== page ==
Malarone:  - a combination of atovaquone and proguanil in a single tablet, is a new addition for malaria prevention. Its use has been approved for treatment and prevention of malaria (TGA-Australia) since November 2001. It is particularly useful where malaria is resistant to chloroquine and mefloquine (Larium). On evidence to date, it appears to be very safe and effective, but is expensive.

For prevention of malaria, Malarone is taken once a day, starting 1 day before entering malarial risk area and continuing for 1 week after leaving the malarious area. It should be taken with food or milk. This regime is simple and suited to business & frequent travellers.  Nb. When Malarone is used for malaria prevention, side effects are uncommon . However, nausea, vomiting, abdominal pain, and diarrhoea occur when higher doses of the drug are used for treatment. Convulsions and rash have rarely been reported.

Doxycycline: It is an alternative to mefloquine for short-term travellers. Doxycycline at 100 mg/day is approved for a period of up to 8 weeks only (NHMRC 1994) but is probably safe for longer use. Side Effects include thrush, stomach & bowel upsets, (particularly if medication is taken on an empty stomach) and sunlight sensitivity. The exaggerated sunburn reaction may be minimised by avoidance of sunlight, using sunscreen and taking the drug in the evening. Drinking copious quantities of water after swallowing the drug is recommended to reduce heartburn. Using Doxycycline may make the Contraceptive pill unreliable. The Therapeutic guidelines 2002 states that: "A second form of contraception is not necessary, but may be offered." & "Women who develop breakthrough bleeding might consider using barrier methods for the duration of antibiotic therapy". Discuss this matter with your doctor. (Nb. The non life threatening Vivax malaria can occur whilst on doxycycline)

Mefloquine: Side-effects ('Lariam') Minor side effects such as nausea, vomiting, heartburn and loose stools occur in about 20% of users, but this is no more frequent than with other antimalarials and usually subside with continued use. Taking ½ tab twice a week with food, and drinking copious water with medication will help reduce these.

Unfortunately mefloquine frequently produces annoying adverse neurological effects such as insomnia, vivid dreams, dizziness, mental clouding, anxiety and coordination problems. These are sufficient to interfere with daily activities in up to 10% of users and are probably aggravated by use of alcohol and cannabis.
Disabling side effects sufficient to recommend the cessation of mefloquine occur in 0.5% of users. However despite this, some  5 - 10% of users will stop the drug.  Consequently any person requiring a clear mind and good co-ordination should not use mefloquine. This may involve travellers to high altitude and definitely those contemplating aqualung (scuba) diving. Other contra indications include persons with a history of seizures, neuro-psychiatric disorder, the first 3 months of pregnancy and those with cardiac conduction problems. Women are advised to use contraceptives during and for 3 months after administration of mefloquine.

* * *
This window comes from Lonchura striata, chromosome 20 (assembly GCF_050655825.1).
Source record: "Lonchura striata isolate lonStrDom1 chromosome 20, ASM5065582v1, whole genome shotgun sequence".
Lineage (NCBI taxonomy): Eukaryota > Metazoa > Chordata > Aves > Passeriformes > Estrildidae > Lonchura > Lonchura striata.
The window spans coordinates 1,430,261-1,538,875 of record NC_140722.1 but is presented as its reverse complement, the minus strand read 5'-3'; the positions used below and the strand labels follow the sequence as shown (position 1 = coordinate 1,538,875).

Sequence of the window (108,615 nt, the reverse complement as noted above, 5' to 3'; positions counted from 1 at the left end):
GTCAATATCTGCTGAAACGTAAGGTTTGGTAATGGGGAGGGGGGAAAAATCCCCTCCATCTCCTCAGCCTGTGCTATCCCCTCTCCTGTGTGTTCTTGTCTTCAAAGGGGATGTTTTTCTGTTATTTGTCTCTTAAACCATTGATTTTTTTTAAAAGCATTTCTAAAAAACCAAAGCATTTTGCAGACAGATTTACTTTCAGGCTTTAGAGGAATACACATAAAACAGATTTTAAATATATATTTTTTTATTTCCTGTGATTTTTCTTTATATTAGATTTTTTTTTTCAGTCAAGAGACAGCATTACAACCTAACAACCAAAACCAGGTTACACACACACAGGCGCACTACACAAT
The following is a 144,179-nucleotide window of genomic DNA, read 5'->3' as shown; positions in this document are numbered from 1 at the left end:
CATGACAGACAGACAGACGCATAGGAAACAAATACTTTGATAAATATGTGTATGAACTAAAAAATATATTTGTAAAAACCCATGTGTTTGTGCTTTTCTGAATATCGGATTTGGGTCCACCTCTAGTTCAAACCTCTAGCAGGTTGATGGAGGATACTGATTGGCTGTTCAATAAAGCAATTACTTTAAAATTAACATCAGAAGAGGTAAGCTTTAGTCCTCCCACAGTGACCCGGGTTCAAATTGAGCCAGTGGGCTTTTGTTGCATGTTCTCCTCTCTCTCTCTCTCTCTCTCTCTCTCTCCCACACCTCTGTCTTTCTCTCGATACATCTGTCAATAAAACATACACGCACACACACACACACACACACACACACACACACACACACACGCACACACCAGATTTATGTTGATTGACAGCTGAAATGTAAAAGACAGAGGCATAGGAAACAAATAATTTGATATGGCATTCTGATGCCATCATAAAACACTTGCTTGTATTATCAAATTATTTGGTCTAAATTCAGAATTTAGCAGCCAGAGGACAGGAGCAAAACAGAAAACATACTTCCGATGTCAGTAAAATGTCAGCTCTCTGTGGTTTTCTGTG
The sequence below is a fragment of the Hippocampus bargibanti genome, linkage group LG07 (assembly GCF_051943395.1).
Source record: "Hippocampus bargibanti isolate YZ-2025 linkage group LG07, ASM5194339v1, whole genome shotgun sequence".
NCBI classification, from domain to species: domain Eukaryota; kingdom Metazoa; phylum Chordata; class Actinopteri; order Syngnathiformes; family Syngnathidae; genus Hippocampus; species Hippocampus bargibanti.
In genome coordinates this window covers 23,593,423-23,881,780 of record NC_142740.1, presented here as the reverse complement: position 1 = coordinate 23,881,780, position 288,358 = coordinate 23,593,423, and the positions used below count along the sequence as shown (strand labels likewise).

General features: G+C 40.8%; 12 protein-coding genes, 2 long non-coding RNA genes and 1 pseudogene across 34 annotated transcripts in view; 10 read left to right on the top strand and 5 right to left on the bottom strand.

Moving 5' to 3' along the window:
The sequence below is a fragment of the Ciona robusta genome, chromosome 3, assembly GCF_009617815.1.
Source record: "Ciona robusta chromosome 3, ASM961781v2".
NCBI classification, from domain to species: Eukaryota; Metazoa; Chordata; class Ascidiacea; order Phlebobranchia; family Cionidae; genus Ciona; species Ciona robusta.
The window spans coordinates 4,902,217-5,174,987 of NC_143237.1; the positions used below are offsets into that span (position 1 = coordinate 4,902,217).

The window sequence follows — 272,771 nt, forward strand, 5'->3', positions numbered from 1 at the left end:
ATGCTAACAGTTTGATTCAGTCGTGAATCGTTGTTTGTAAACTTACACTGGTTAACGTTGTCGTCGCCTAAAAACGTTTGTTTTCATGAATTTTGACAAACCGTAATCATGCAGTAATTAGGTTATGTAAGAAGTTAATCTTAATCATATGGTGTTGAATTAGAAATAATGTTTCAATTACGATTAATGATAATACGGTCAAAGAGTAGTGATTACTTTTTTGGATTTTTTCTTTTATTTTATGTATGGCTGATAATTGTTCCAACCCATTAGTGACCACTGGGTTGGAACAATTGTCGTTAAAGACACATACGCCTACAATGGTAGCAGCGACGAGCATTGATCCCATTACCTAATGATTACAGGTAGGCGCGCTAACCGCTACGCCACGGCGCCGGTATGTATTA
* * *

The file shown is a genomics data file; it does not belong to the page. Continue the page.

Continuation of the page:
Mefloquine is probably best commenced 3 -4 weeks before entering a malarious area as it takes this long to build up to satisfactory blood levels. (half life of 21 days).  Also this provides time to detect those travellers that develop unacceptable side-effects and thus enable a change in medication. Commencing 1 or 2 weeks before departure is not adequate.
A recent report involving soldiers taking mefloquine 250mg daily for 3 days to enable a quick build up in blood levels was surprisingly well tolerated.
US authorities are prepared to use mefloquine for up to 2 years continuously in Peace Corps Volunteers overseas.

Serious neuropsychological side effects can occur when mefloquine is used in high doses. (click important note )
see also Malarial misconceptions: http://www.hc-sc.gc.ca/pphb-dgspsp/publicat/ccdr-rmtc/00vol26/26s2/26s2n_e.html or copy

Proguanil: One of the safest antimalarial drugs. Mouth ulcers is an annoying complication in up to 37% of travellers. (when taken with Chloroquine). Proguanil is taken 2 tabs daily, starting 1 day before entering malarial area and continuing for 4 weeks after leaving the area.  Chloroquine is taken 2 tabs weekly…. Confusing your tablets could be deadly.
Contrarily  to WHO recommendations, Australian travel physicians mostly limit the use of Chloraquine + Proguanil, to travellers unable to take mefloquine or doxycycline.

Antimalarial special considerations

see also SPECIAL GROUPS - http://www.who.int/ith/chapter07_04.html#12

After returning home
Malaria may still occur after using antimalarial drugs, sometimes months or years after your trip. It is important that you seek prompt medical attention (within 48 hours) for any fever, mention your travels and your concern about malaria, and ask for a blood film examination. If you are more than moderately unwell go to hospital emergency centre.

Information mostly taken from: "International Travel and Health" (WHO year book - internet only)
Australian Immunisation Handbook, 8th Edition - 9/2003 - Part1 - Part 2 & Part 3 (large pdf files)
Centre for Disease Control, USA -  www.cdc.gov/travel Travel Health Seminar Oct 96, June 97,Feb 98, March 99, May 2000, August 2002 & March 2005 - Victorian Medical Postgraduate Foundation.
Manual of Travel Medicine, Melbourne, Oct 2004. Updated 06/09/2006.  Additional references & disclaimer.

Last edit: May 6, 2007